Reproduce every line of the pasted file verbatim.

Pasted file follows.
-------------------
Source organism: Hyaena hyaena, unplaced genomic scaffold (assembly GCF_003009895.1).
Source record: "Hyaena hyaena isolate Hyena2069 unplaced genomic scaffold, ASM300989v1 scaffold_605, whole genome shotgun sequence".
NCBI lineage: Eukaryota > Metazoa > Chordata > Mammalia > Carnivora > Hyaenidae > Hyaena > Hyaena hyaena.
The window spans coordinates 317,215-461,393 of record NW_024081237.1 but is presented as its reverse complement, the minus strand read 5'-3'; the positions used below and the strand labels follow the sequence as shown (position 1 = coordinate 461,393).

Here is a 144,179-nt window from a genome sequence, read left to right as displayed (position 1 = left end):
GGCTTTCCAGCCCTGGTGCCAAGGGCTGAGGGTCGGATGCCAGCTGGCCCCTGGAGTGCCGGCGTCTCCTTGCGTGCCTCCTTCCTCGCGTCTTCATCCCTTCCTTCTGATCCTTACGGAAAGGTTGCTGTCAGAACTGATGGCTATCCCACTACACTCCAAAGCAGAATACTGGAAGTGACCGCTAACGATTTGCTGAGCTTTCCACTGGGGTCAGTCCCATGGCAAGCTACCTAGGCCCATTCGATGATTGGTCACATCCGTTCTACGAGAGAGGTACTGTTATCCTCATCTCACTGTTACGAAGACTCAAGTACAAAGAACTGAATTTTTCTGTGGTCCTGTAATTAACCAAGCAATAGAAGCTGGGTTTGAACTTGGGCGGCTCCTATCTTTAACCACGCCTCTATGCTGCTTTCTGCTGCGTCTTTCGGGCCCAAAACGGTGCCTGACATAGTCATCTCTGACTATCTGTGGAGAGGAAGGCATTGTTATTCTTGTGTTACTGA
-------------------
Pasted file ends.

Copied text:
Source organism: Hyaena hyaena, unplaced genomic scaffold (assembly GCF_003009895.1).
Source record: "Hyaena hyaena isolate Hyena2069 unplaced genomic scaffold, ASM300989v1 scaffold_605, whole genome shotgun sequence".
NCBI lineage: Eukaryota > Metazoa > Chordata > Mammalia > Carnivora > Hyaenidae > Hyaena > Hyaena hyaena.
The window spans coordinates 317,215-461,393 of record NW_024081237.1 but is presented as its reverse complement, the minus strand read 5'-3'; the positions used below and the strand labels follow the sequence as shown (position 1 = coordinate 461,393).

Here is a 144,179-nt window from a genome sequence, read left to right as displayed (position 1 = left end):
GGCTTTCCAGCCCTGGTGCCAAGGGCTGAGGGTCGGATGCCAGCTGGCCCCTGGAGTGCCGGCGTCTCCTTGCGTGCCTCCTTCCTCGCGTCTTCATCCCTTCCTTCTGATCCTTACGGAAAGGTTGCTGTCAGAACTGATGGCTATCCCACTACACTCCAAAGCAGAATACTGGAAGTGACCGCTAACGATTTGCTGAGCTTTCCACTGGGGTCAGTCCCATGGCAAGCTACCTAGGCCCATTCGATGATTGGTCACATCCGTTCTACGAGAGAGGTACTGTTATCCTCATCTCACTGTTACGAAGACTCAAGTACAAAGAACTGAATTTTTCTGTGGTCCTGTAATTAACCAAGCAATAGAAGCTGGGTTTGAACTTGGGCGGCTCCTATCTTTAACCACGCCTCTATGCTGCTTTCTGCTGCGTCTTTCGGGCCCAAAACGGTGCCTGACATAGTCATCTCTGACTATCTGTGGAGAGGAAGGCATTGTTATTCTTGTGTTACTGA